In other entries in this blog, such as this one or this one I have pointed out that the key concept in animal ethics is that of speciesism, and that speciesism is the discrimination of those who do not belong to a certain species. But what is discrimination?
I think that an apt way to define discrimination is by claiming that it is the disadvantageous unjustified treatment or consideration of those who fail to satisfy a certain criterion. By saying this, of course, I’m considering here discrimination against, which is different from discrimination between.
You may say to be able to discriminate between blue and green things. But that’s obviously different from discrimination against women, black people or nonhuman animals.
Discrimination (against) is a comparative term. You can treat someone well yet treat her worse than others. If that’s unjustified, that will be an instance of discrimination.
Also, you may want to treat someone worse than others but fail to do it for reasons beyond your control. In those cases you may nevertheless be discriminating against that individual.
Finally, you may treat someone worse than others for a justified reason. Suppose someone pays 30€ to Alicia and 15€ to Barbara. That’s worse for Barbara. But if she does this only because Alicia has worked for her two hours while Barbara has worked 1 hour, that’s not a case of discrimination. If she did it, though, because Alicia is white and Barbara is black, that would be unjustified, and it would be a case of discrimination.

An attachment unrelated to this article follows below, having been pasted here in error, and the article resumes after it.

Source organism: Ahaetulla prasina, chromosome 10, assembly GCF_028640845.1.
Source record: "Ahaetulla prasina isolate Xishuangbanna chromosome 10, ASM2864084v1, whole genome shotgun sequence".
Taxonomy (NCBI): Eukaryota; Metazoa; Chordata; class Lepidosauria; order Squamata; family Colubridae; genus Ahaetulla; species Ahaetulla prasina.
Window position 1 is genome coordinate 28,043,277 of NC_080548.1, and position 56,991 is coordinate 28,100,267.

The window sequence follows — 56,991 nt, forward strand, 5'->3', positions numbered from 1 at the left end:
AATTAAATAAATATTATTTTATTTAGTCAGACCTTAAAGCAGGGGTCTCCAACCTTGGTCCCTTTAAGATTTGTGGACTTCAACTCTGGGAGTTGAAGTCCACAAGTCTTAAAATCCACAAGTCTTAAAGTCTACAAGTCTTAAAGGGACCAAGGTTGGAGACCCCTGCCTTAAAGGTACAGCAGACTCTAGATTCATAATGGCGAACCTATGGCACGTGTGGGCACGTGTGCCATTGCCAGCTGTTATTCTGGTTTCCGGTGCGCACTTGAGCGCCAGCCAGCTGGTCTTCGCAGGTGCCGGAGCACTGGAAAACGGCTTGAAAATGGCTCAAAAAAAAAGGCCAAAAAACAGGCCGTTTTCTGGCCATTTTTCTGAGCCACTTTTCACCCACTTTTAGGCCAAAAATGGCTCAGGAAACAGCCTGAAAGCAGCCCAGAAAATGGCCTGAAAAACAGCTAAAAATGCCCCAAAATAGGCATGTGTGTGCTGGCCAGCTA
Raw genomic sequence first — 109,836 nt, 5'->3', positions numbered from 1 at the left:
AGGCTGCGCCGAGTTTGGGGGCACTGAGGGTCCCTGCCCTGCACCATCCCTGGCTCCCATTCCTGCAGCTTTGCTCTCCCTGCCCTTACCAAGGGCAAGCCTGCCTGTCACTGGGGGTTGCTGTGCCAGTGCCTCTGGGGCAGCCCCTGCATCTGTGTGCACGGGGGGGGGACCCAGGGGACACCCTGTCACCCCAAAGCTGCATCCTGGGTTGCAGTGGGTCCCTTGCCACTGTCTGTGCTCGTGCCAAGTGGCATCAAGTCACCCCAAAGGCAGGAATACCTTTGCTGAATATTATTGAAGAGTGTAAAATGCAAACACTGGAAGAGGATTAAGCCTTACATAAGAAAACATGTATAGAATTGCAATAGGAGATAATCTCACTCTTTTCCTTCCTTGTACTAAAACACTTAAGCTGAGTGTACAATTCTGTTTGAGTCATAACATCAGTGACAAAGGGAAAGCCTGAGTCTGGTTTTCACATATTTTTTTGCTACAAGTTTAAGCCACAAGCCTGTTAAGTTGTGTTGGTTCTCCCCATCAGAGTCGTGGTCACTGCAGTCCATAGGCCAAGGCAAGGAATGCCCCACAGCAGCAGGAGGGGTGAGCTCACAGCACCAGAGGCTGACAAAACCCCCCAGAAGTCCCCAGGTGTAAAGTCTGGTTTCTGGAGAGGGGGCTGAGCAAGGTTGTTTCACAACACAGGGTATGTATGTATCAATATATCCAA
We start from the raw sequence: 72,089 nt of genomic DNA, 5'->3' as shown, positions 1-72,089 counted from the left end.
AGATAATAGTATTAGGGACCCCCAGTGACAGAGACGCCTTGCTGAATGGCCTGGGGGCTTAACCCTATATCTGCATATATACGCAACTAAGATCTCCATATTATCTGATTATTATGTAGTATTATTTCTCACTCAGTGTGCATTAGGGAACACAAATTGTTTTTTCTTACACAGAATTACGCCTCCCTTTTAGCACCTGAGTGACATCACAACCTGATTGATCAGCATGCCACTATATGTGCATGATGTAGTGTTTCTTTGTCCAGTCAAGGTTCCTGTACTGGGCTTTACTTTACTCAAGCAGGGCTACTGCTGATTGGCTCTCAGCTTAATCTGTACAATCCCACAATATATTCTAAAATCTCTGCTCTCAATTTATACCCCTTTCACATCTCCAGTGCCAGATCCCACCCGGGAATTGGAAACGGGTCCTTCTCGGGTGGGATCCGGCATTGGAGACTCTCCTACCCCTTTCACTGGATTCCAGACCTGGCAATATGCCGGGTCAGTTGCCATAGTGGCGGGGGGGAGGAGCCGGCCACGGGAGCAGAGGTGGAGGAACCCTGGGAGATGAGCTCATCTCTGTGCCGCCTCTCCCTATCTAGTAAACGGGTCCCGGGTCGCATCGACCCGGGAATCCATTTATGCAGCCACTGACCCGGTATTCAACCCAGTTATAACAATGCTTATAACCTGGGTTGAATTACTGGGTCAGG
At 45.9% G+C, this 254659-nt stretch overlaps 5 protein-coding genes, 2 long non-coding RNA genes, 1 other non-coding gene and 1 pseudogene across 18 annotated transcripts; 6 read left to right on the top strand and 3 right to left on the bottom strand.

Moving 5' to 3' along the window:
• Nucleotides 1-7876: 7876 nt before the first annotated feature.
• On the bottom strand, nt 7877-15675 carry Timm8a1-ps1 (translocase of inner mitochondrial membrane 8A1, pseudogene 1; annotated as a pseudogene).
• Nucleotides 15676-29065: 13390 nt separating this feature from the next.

This means that even if we respect nonhuman animals, if we treat them worse than humans we’ll be displaying a speciesist position. It also means that if we think nonhuman animals count for less, we’ll be speciesist too, even if we eventually end up acting in ways that are good for them (for instance, if we refrain to eat them out of health reasons but we don’t really care about them). Finally, it means we’re not speciesist if we don’t grant dogs access to the university, though we are speciesist if we don’t grant them respect for their lives.
Those of you who want to explore this question further can check out the paper I link to below. In it I give a definition of discrimination as an (actual or intended) unjustified disadvantageous treatment or consideration, and then explain in detail how we could formulate each of the terms used in this definition. But I must warn you that it’s a very technical and tedious paper! For this reason, I have been very reluctant for a long time to post it here. Anyway, since after all no one is obliged to read it and it may be of interest to those doing research on this issue, here it is:
It was published on Theoria: A Swedish Journal of Philosophy, 76 (4), 2010, pp. 314–332.